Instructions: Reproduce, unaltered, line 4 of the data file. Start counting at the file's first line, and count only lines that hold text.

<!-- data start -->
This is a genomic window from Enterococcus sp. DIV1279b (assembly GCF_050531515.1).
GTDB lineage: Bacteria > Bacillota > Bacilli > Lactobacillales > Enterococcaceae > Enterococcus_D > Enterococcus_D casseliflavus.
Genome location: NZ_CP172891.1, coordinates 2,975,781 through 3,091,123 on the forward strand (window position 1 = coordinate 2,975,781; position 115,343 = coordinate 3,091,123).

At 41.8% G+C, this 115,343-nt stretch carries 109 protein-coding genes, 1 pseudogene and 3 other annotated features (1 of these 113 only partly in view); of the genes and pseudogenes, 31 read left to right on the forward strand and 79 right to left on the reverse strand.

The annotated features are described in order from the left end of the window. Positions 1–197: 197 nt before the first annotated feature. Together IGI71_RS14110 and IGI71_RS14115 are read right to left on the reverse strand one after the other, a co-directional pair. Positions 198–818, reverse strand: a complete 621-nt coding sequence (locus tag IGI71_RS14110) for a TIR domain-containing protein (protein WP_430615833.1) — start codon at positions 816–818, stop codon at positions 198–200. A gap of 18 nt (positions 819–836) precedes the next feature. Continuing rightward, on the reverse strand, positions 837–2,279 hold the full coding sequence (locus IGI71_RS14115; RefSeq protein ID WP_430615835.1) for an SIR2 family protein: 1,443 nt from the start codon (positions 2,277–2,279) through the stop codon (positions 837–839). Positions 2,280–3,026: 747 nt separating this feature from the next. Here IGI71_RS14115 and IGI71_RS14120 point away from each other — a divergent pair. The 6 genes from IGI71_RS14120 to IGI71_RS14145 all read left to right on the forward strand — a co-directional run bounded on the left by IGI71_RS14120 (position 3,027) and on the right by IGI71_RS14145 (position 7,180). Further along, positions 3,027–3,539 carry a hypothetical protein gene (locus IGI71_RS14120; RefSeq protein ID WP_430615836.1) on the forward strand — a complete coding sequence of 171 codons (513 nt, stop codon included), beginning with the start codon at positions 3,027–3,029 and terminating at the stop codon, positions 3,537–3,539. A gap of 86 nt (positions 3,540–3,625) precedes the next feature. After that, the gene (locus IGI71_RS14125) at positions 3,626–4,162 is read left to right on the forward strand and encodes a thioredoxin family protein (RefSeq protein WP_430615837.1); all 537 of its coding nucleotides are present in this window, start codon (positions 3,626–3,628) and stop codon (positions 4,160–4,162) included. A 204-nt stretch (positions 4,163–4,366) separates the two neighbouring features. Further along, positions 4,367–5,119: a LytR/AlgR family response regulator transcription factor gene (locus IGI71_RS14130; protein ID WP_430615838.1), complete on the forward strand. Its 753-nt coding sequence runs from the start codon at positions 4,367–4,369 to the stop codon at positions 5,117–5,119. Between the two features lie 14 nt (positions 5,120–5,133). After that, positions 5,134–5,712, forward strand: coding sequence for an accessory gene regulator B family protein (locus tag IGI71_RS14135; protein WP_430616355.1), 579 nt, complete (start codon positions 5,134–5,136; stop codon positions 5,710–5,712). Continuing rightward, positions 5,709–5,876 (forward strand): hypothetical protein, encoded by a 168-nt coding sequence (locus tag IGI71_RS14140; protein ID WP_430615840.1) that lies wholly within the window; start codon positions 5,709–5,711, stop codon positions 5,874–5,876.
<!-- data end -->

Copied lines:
At 41.8% G+C, this 115,343-nt stretch carries 109 protein-coding genes, 1 pseudogene and 3 other annotated features (1 of these 113 only partly in view); of the genes and pseudogenes, 31 read left to right on the forward strand and 79 right to left on the reverse strand.